Enhancing Incident Response by Leveraging Decision-Making Psychology

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Enhancing Incident Response by Leveraging Decision-Making Psychology

As cyber  risks have surged over the past year and have been predicted to only increase in the coming years, enterprises must take steps to enhance the decision-making process of their incident response team.

As enterprises are taking multiple initiatives to enhance their influence across their respective industries, CISOs’ ability to keep their security posture afloat is being stretched to its limit. Among all the cybersecurity teams of an enterprise, Incident Response (IR) teams are under extreme pressure to react and respond to cyber-attacks much quicker to mitigate their negative impact.

Therefore, CISOs must devise steps and strategies to help their IR teams effectively react and respond to cyber-attacks with ease. By doing so, enterprises can save a significant monetary loss.

In fact, a study conducted by IBM states that enterprises with an incident response team that tests IR plans using simulations or tabletop exercises witnessed a reduction in breach costs by an average of $2 million, when compared to enterprises that do not have an IR team or IR testing team in place.

Below are 3 steps CISOs can take to enhance the decision-making psychology of the IR teams:

 

  • Conducting Micro-drills

Since cybersecurity is heavy with the framework with multiple processes in place and is constantly evolving, relying on few-predefined frameworks and processes can hamper results.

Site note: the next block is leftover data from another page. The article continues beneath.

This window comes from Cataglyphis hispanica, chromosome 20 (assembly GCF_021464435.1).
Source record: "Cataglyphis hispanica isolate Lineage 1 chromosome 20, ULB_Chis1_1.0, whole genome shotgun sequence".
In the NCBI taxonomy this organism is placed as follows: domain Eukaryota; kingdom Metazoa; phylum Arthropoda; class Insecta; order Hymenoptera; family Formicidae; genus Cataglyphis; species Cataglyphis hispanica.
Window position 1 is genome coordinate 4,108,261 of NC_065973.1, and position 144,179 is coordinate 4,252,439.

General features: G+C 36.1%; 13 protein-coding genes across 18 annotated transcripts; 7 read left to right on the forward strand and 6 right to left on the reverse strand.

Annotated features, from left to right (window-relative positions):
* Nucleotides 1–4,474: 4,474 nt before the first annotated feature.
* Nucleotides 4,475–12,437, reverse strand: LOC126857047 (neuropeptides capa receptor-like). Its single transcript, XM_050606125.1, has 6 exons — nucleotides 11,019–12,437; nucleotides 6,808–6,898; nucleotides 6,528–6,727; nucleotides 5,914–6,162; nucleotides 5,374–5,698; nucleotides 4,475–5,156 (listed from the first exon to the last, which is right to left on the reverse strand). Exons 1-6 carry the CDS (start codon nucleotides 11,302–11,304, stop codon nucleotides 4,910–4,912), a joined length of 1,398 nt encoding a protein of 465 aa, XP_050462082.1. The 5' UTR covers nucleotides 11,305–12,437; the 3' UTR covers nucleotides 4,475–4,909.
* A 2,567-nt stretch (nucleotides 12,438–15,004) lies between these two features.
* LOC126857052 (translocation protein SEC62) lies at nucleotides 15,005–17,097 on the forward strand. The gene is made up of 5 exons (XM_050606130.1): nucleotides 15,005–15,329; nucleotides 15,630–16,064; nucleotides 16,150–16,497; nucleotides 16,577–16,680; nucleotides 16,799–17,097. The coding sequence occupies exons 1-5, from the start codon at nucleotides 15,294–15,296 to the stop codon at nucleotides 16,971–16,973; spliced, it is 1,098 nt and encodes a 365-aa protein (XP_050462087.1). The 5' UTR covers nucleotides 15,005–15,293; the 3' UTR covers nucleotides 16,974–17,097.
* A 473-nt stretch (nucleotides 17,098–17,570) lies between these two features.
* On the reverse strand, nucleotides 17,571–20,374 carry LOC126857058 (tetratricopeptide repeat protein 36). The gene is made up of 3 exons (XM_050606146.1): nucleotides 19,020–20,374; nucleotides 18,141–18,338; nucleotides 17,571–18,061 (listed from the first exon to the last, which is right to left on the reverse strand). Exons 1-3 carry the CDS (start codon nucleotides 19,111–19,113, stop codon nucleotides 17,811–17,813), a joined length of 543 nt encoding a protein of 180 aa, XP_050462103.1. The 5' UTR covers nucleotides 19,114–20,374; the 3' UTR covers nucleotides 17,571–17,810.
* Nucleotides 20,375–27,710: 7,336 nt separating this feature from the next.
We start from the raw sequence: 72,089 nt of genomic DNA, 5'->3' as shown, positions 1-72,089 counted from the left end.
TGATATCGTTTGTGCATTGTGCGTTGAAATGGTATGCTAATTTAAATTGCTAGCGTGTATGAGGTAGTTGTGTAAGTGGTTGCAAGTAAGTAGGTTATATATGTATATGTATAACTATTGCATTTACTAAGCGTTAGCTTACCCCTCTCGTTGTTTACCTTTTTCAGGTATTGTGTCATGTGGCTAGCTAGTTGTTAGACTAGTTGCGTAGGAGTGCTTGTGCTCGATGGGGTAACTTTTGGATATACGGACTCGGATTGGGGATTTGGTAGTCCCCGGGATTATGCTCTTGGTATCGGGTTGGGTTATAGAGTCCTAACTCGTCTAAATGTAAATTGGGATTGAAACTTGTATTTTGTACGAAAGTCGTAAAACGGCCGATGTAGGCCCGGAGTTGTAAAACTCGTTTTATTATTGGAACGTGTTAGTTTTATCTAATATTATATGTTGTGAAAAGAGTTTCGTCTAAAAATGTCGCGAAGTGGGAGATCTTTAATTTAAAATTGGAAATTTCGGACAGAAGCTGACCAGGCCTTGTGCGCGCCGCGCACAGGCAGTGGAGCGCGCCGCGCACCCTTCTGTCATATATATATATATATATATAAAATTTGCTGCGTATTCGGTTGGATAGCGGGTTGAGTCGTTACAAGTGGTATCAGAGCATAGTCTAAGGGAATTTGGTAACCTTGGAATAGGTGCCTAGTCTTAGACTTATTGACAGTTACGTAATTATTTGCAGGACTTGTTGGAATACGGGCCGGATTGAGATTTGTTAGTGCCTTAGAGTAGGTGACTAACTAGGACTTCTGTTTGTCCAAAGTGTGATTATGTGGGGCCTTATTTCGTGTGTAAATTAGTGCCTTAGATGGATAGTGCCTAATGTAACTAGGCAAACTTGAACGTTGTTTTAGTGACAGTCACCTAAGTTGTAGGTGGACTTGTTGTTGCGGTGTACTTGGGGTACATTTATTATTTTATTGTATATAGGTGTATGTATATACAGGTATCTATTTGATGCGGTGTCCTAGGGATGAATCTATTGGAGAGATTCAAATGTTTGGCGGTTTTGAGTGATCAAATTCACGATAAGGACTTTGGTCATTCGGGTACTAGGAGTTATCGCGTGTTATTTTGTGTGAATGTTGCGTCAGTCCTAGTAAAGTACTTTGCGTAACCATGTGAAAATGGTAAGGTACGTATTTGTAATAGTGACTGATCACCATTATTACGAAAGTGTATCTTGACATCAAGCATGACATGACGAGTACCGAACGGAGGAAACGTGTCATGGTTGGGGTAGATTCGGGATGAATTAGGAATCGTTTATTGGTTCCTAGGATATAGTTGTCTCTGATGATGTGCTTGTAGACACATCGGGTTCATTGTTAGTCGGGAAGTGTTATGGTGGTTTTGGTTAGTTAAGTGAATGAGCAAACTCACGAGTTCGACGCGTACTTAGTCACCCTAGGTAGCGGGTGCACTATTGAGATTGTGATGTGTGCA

However, if CISOs take steps that will enable the IR teams to strengthen and enhance their thinking skills and mental agility, the team can learn to have faster and more effective reactions.

One way for CISOs to strengthen their IR teams’ decision-making skills is by regularly conducting micro-drills events. Since these events occur on a frequent basis, the IR teams will be less biased and will strive to find ways to respond to incidents effectively.

Read More: Confronting the Cybersecurity Challenges in Financial Services

  • Challenging ingrained biases

With an increasing amount of integration of automation technologies, it is essential for IR teams to challenge their own biases. If not, the odds of conducting tests based on the previous ways can hamper their ability to respond to the continuously evolving cyber-threats. Also, IR team members are much more likely to succumb to the numerous types of potential cognitive biases.

As there is no single structured framework for cyber incidents, it is critical that the IR teams be agile. It will not only enable them to deal with the emerging threats but also provide them the opportunity to challenge their own preconceived notions while assessing threats that they considered a standard incident.

  • Conducting micro-drills in accordance with larger events

As an alternative to the large-scale events, enterprises must take a DevSecOps-like approach towards incident response. Tying the micro drills to the larger cybersecurity tests by incorporating data to identify potential threats can help the CISOs  guide the IR teams while developing varied and different approaches.

Read More: Tackling the Legacy Firewall challenges

Since these regular drills create more patterns, it enables the enterprise team to learn so that they become more agile with their thinking. Furthermore, it provides CISOs with the insights where the IR team is not able to perform and enables them to provide where they are not performing – and provide the chance to enhance the incident response approaches.

As the nature of cyber threats is evolving, IR teams need to be agile in nature and must make learning and improvising a top priority.